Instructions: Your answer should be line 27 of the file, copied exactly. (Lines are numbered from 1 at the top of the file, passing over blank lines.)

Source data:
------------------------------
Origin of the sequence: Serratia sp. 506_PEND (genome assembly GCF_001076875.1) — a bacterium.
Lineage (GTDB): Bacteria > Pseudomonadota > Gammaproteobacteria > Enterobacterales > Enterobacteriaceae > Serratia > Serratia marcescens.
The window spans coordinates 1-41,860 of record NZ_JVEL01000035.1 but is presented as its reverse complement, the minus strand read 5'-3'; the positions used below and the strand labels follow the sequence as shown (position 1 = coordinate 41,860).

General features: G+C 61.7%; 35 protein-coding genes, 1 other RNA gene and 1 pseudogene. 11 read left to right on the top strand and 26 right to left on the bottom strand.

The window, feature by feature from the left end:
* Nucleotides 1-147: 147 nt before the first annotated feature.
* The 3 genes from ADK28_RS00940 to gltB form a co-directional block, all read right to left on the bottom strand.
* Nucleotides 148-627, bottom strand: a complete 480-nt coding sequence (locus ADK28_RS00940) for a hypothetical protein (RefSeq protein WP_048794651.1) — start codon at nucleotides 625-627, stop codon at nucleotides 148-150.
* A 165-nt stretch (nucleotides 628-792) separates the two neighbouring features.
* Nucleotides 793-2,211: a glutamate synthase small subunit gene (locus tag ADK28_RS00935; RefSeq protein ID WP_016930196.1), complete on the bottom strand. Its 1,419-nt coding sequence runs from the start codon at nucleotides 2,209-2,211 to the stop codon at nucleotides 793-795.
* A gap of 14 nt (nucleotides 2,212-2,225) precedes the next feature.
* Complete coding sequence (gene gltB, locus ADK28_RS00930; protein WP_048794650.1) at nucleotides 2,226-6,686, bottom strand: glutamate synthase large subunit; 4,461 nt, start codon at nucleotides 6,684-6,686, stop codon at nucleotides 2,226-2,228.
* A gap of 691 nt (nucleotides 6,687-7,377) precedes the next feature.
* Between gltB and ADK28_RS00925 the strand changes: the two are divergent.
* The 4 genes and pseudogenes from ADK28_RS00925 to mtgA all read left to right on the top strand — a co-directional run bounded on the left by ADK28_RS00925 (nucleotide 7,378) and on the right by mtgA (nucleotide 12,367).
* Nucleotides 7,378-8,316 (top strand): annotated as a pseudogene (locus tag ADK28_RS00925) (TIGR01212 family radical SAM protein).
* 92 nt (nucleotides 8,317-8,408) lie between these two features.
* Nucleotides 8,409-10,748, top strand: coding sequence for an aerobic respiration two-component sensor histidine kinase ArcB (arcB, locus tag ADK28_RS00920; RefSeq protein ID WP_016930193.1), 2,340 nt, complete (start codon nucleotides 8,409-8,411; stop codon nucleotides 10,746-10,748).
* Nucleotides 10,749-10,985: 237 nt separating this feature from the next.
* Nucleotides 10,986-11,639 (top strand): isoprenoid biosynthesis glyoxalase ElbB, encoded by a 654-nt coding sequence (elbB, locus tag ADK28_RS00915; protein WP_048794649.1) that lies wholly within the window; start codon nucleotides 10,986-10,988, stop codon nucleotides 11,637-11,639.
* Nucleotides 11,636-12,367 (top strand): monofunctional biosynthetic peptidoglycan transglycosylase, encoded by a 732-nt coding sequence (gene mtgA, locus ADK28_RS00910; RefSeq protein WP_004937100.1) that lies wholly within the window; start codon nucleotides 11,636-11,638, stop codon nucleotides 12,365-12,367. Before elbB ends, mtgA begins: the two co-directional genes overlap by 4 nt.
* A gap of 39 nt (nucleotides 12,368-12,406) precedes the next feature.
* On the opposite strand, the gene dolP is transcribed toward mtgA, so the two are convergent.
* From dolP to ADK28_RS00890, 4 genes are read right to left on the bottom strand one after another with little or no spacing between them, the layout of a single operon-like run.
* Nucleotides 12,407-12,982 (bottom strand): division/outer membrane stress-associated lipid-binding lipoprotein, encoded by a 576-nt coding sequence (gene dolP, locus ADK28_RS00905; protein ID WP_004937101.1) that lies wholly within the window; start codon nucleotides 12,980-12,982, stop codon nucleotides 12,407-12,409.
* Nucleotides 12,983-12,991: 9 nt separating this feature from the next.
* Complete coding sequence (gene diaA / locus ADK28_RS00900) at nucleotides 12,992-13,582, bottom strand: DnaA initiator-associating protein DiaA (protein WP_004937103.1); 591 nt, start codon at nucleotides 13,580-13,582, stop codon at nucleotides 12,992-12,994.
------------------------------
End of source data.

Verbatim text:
* Complete coding sequence (gene diaA / locus ADK28_RS00900) at nucleotides 12,992-13,582, bottom strand: DnaA initiator-associating protein DiaA (protein WP_004937103.1); 591 nt, start codon at nucleotides 13,580-13,582, stop codon at nucleotides 12,992-12,994.